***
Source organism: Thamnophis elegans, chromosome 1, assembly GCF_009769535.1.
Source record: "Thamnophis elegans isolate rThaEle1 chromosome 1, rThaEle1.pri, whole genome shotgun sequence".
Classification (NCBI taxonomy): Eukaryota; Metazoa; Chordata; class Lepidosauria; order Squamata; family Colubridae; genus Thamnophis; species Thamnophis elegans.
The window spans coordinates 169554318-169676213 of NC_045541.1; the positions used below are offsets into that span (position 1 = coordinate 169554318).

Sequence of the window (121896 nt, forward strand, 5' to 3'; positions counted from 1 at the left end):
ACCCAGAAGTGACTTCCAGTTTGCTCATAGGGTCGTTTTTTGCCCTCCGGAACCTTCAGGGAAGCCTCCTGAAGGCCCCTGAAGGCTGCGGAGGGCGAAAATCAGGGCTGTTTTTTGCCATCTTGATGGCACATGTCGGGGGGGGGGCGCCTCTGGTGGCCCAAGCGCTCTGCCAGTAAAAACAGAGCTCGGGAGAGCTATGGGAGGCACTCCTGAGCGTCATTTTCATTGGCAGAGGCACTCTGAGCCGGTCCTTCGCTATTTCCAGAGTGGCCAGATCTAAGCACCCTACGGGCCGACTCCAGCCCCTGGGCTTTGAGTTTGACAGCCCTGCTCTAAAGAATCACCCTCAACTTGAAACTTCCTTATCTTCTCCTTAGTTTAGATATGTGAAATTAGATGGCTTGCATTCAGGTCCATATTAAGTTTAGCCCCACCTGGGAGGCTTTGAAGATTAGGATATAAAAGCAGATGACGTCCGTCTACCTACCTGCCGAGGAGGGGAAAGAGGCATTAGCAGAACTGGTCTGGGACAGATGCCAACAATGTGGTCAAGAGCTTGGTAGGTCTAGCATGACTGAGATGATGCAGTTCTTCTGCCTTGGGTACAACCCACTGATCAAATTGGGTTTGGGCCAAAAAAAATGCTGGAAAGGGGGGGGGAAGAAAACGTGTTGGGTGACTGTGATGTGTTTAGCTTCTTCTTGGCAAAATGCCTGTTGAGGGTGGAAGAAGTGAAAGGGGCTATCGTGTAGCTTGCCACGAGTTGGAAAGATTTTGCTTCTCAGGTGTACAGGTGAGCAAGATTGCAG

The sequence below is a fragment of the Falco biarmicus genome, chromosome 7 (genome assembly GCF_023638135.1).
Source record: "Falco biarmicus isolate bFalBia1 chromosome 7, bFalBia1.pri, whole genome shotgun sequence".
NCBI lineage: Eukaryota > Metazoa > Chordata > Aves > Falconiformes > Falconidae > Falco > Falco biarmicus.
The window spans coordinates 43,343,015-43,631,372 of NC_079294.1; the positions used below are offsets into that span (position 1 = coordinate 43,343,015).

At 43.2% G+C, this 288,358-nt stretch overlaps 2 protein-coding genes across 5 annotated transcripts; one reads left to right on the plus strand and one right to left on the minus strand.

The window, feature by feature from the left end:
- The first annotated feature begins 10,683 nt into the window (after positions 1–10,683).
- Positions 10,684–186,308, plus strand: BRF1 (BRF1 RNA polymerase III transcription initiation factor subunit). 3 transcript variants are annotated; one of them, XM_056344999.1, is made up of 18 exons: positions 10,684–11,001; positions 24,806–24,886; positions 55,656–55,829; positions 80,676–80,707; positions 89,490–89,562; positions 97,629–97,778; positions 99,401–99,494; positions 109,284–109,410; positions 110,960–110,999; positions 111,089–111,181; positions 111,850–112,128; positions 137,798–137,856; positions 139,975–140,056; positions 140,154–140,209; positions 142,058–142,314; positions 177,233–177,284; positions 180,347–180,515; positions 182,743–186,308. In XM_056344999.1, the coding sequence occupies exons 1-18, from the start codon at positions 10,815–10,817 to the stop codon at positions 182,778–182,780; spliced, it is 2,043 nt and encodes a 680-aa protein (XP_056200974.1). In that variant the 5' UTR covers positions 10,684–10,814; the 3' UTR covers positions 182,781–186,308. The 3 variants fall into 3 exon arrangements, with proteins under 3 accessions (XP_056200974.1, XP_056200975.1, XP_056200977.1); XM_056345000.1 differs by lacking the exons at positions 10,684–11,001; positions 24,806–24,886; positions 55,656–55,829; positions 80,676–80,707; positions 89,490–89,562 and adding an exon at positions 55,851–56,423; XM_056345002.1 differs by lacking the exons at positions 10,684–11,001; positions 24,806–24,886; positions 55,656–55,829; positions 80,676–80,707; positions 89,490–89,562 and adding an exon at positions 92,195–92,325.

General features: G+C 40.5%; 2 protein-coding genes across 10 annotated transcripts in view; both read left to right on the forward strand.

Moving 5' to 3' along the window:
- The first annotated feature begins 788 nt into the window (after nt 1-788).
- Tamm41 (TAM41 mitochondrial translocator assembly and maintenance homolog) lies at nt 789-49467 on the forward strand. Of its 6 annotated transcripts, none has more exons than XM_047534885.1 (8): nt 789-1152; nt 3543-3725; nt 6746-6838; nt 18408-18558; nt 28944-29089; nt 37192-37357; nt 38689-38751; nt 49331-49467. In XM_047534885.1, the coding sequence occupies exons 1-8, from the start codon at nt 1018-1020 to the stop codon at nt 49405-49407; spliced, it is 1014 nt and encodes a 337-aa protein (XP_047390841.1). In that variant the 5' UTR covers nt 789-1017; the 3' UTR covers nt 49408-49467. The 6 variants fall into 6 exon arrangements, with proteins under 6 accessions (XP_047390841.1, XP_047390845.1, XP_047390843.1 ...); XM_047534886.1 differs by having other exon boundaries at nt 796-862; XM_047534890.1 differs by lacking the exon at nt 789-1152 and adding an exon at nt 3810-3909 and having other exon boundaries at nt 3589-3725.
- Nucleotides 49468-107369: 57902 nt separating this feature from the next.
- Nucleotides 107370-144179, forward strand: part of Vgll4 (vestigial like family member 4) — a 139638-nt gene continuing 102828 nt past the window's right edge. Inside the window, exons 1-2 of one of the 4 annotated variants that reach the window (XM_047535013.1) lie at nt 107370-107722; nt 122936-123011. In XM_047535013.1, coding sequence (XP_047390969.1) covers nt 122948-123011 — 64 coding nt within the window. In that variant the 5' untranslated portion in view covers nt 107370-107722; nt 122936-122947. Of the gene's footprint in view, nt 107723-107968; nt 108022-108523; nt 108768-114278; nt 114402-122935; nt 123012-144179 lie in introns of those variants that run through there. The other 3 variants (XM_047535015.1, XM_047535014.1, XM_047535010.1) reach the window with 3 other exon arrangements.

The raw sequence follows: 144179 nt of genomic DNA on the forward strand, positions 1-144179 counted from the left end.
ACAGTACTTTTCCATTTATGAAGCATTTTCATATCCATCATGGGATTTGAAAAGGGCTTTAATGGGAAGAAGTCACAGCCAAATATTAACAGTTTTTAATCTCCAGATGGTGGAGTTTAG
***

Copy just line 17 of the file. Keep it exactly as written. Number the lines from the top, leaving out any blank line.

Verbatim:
- The first annotated feature begins 788 nt into the window (after nt 1-788).